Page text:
Osteopenia is a condition where the body's bone density is lower than normal but is not low enough to be considered osteoporosis. Bone density refers to a determination of how dense and strong the body's bones are. Osteopenia may lead to osteoporosis.
Definition and Facts
Osteopenia is a measure of low bone mass. Having osteopenia does not necessarily mean that a person is progressively losing bone. A person may have osteopenia because he or she never developed a high peak bone mass in their youth. It could also be because the person was born with bones that are less dense than average.
It is said that 21.8 million American women have the condition and 11.8 million men as well. The diagnosis of osteopenia may be difficult to attain. If there are indications that a person is progressively losing bone, then they will need to consider their diet and nutrition. If a person is not losing bone and has a healthy diet, then there may be no action that is necessary to take to maintain health.
Symptoms & Complaints
Fractures in people with osteopenia do not always result in pain, and these kinds of fractures can go unnoticed. For this reason, a person may have osteopenia or even osteoporosis many years before either of these conditions are diagnosed.
There are many causes of osteopenia. Common causes and risk factors are:
- Genetic factors- There can be a family predisposition to osteopenia or osteoporosis. Also, there can be a family history of early bone loss or other conditions.
- Hormonal cause- This includes decreased estrogen or testosterone. Women can get decreased estrogen after menopause.
- Alcohol abuse, binge drinking, and/or alcoholism.
- Thin frame
- Medications- These include corticosteroids and anti-seizure medications.
- Malabsorption- This could be as a result of celiac disease
- Chronic inflammation- This could be a result of conditions such as rheumatoid arthritis.
Diagnosis & Tests
Osteopenia is diagnosed with a bone mineral density test. The most accurate form of this is a dual-energy X-ray absorptiometry scan. The DEXA scan can detect as little as 2 percent of bone loss per year. A standard X-ray is not useful for diagnosing osteopenia.
Screening for osteoporosis is recommended for women who are 65 or older. Women who are 60 to 64 should be screened if they have at least one risk factor in addition to menopause. The risk factors include:
- Being Caucasian or Asian
- A family history of osteoporosis
- Long-term use of corticosteroids or anticonvulsants
- Eating disorders or conditions that affect the absorption of nutrients
- Being inactive or bedridden
- Excessive alcohol or caffeine
- A diet low in calcium or vitamin D deficiency
It should be noted that osteopenia is a condition that affects men as well as women. It is just that the condition typically affects men at an older age than women. Men are also at risk if they have low levels of testosterone.
Treatment & Therapy
Osteopenia is treated by making an effort to prevent further bone loss and to prevent the development of osteoporosis. Sometimes, medication is needed. However, mucgh can be done with lifestyle changes that can help lessen bone loss. Diet is crucial for bone development. Calcium is the most critical nutrient for bone mass. The best sources of calcium are milk and other dairy products, green vegetables, and calcium-enriched products A person's doctor may recommend that they take a calcium supplement.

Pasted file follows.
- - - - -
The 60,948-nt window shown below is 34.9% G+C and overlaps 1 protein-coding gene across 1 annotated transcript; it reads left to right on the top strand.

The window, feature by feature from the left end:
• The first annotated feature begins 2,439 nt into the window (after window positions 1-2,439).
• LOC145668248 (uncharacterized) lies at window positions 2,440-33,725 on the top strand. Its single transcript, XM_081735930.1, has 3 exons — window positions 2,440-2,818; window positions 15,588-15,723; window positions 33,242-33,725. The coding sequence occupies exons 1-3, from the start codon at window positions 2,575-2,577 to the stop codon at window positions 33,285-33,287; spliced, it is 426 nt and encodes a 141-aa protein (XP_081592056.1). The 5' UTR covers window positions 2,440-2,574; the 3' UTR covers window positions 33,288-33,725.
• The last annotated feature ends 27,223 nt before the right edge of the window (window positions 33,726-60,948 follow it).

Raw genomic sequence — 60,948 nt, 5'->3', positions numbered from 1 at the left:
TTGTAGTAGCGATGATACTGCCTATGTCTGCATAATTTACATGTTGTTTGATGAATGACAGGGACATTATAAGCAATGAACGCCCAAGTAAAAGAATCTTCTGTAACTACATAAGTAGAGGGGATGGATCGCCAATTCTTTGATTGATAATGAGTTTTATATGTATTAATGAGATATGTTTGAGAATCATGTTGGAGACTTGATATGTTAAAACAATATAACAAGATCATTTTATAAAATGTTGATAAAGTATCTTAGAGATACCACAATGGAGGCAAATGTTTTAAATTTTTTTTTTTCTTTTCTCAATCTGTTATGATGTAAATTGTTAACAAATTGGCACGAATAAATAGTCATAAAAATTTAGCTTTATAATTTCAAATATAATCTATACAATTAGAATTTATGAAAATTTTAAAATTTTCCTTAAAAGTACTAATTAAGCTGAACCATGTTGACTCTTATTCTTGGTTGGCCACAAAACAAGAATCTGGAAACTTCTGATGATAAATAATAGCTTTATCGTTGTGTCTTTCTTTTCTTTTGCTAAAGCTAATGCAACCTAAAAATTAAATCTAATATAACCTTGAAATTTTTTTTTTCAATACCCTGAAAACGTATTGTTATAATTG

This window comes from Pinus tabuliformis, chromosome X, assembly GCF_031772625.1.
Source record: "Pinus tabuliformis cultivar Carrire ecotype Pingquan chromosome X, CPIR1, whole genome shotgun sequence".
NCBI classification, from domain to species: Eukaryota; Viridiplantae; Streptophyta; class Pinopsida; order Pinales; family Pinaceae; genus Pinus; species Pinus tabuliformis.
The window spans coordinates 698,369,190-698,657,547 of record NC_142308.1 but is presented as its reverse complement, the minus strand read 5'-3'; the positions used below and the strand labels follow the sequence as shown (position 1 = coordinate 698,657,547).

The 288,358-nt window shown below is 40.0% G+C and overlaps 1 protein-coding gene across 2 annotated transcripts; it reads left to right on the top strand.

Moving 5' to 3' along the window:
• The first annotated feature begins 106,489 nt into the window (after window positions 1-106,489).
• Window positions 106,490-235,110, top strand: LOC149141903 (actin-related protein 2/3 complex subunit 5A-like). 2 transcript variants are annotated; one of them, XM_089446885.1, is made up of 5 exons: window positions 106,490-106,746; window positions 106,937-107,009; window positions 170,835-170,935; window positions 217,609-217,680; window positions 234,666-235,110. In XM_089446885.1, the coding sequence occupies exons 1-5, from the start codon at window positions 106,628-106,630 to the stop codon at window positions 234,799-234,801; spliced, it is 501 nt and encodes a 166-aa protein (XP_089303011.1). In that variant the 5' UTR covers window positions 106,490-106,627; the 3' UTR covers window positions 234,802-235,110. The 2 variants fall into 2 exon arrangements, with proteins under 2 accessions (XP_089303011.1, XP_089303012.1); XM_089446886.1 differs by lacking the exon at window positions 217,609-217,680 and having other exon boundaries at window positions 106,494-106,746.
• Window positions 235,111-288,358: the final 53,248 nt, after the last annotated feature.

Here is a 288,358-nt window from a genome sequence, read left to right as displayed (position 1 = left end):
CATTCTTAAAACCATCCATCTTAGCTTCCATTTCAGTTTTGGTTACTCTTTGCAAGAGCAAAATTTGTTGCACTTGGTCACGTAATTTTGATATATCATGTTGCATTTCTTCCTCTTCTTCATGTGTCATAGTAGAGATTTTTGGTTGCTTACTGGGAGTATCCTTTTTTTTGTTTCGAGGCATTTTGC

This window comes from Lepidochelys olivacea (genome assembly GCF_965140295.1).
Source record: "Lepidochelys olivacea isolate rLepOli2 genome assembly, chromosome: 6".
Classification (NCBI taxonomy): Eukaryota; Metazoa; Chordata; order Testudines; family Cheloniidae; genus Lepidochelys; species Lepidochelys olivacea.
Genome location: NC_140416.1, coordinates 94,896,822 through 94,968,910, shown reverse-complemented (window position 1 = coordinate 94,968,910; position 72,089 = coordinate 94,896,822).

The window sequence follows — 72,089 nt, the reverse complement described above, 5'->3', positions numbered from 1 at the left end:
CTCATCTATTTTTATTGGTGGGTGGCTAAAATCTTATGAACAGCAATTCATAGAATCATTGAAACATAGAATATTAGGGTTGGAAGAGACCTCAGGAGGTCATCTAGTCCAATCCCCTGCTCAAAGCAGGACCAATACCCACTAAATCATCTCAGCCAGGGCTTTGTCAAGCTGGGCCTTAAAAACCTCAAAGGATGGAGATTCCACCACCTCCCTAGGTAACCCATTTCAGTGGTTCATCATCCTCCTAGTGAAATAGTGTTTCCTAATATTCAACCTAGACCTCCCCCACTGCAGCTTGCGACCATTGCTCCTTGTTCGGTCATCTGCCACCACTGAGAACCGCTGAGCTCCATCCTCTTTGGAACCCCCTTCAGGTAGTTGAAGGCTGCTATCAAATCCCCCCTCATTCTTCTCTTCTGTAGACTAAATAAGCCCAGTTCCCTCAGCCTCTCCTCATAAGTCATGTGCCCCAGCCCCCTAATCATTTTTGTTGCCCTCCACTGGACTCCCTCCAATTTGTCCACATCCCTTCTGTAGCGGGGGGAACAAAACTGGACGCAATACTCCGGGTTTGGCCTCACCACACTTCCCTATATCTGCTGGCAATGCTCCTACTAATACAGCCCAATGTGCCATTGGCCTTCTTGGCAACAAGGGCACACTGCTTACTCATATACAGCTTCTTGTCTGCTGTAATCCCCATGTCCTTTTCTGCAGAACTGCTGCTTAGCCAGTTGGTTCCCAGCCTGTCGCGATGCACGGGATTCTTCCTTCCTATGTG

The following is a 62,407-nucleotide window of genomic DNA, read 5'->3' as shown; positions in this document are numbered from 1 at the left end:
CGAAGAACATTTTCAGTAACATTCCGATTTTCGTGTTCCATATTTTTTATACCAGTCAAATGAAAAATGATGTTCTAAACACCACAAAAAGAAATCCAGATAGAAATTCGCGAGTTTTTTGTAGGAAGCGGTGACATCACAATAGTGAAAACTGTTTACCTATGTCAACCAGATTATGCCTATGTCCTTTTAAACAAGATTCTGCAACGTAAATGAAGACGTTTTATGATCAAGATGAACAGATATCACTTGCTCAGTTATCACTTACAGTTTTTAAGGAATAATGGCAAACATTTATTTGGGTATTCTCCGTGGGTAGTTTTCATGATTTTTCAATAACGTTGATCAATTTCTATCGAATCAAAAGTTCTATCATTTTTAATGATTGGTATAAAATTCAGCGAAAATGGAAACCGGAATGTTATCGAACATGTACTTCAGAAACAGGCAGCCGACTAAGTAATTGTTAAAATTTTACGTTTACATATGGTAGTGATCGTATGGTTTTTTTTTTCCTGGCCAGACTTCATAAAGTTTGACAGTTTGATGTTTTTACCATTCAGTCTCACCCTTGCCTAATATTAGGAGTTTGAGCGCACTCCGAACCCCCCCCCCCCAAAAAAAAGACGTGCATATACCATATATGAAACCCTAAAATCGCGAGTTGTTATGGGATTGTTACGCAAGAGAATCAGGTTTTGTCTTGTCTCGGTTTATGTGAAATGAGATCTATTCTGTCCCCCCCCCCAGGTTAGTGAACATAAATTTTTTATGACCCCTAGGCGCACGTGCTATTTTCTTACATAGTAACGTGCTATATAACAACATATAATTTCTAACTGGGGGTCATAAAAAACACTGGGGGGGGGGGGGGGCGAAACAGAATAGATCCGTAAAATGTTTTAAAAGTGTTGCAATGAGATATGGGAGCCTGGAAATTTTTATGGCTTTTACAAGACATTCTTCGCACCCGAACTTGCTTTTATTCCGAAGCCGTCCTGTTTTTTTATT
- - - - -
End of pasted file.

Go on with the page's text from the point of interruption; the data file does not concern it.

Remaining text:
Many times, such supplements will be combined with vitamin D. Vitamin D aids the body in absorbing calcium and other minerals. Foods that contain it are eggs, salmon, swordfish, and some fish oils. It is added to milk and can be taken in the form of calcium and vitamin supplements. Also, the body manufactures vitamin D in response to sunlight so spending enough time in the sun is important.
Exercise is also crucial to maintaining strong bones. Bone develops in response to physical stress. Weight-bearing exercises like walking, hiking, and dancing are all good at preventing osteopenia. Adding exercises with weights or elastic bands can support the bones in the upper body. A doctor can be useful in figuring out an adequate exercise plan. A physical therapist may also assist patients in devising exercise plans.
It is important to not smoke and to avoid consuming alcohol in excess. Caffeine and sodas are also known to be a problem. There are medications that can treat bone thinning, but they are more typically used for osteoporosis. The medication that is prescribed for osteopenia includes bisphosphonates, raloxifene, and hormone replacement therapy.
Prevention & Prophylaxis
- The person needs to get enough calcium. They should choose high quality organic dairy products such as yogurt and milk. They should also consume sardines and dark leafy greens. They should consider taking a calcium supplement if they are not getting three servings a day of calcium-rich food.
- The person should make sure to get enough vitamin D. It is a good idea to supplement with 2,000 IU daily for adults.
- The person should watch their sodium intake and adopt a low sodium diet. They should avoid processed food and fast foods.
- The person should increase their intake of vegetables and fruit. Potassium, magnesium, and vitamin C have been connected with higher total bone mass.
- The person should limit caffeine intake.
- The person should avoid alcohol or drink only in moderation.
- The person should try to do at least 30 minutes of exercise most days of the week.
- The person should eat magnesium-rich foods every day. These include spinach, tofu, almonds, broccoli, and lentils. Pumpkin seeds and sunflower seeds are also rich in magnesium.
- The person should consume vitamin K foods every day. Foods that are rich in this are green leafy vegetables. However, most vegetables are good sources of it as well.
Taking all of these steps is a good way of avoiding osteopenia and osteoporosis.